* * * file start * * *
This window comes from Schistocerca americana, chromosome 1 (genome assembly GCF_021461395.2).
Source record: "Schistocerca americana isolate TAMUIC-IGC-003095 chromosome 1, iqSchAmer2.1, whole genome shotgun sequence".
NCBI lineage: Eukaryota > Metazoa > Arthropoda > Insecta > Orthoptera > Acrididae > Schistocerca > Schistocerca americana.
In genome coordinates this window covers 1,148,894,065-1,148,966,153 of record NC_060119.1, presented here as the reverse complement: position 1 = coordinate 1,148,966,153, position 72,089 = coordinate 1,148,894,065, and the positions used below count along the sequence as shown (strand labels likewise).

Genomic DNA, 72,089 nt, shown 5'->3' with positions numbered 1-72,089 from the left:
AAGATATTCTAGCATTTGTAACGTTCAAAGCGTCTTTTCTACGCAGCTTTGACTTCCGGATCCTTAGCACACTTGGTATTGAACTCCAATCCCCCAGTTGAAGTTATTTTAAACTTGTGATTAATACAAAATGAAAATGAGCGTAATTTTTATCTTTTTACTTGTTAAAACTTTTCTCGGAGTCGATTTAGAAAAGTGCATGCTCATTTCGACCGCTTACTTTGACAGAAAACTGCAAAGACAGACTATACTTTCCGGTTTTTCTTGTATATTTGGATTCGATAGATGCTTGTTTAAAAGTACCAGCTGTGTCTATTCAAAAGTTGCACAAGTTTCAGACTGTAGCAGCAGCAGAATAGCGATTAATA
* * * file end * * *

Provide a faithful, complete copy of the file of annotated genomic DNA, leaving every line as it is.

This window comes from Schistocerca americana, chromosome 1 (genome assembly GCF_021461395.2).
Source record: "Schistocerca americana isolate TAMUIC-IGC-003095 chromosome 1, iqSchAmer2.1, whole genome shotgun sequence".
NCBI lineage: Eukaryota > Metazoa > Arthropoda > Insecta > Orthoptera > Acrididae > Schistocerca > Schistocerca americana.
In genome coordinates this window covers 1,148,894,065-1,148,966,153 of record NC_060119.1, presented here as the reverse complement: position 1 = coordinate 1,148,966,153, position 72,089 = coordinate 1,148,894,065, and the positions used below count along the sequence as shown (strand labels likewise).

Genomic DNA, 72,089 nt, shown 5'->3' with positions numbered 1-72,089 from the left:
AAGATATTCTAGCATTTGTAACGTTCAAAGCGTCTTTTCTACGCAGCTTTGACTTCCGGATCCTTAGCACACTTGGTATTGAACTCCAATCCCCCAGTTGAAGTTATTTTAAACTTGTGATTAATACAAAATGAAAATGAGCGTAATTTTTATCTTTTTACTTGTTAAAACTTTTCTCGGAGTCGATTTAGAAAAGTGCATGCTCATTTCGACCGCTTACTTTGACAGAAAACTGCAAAGACAGACTATACTTTCCGGTTTTTCTTGTATATTTGGATTCGATAGATGCTTGTTTAAAAGTACCAGCTGTGTCTATTCAAAAGTTGCACAAGTTTCAGACTGTAGCAGCAGCAGAATAGCGATTAATA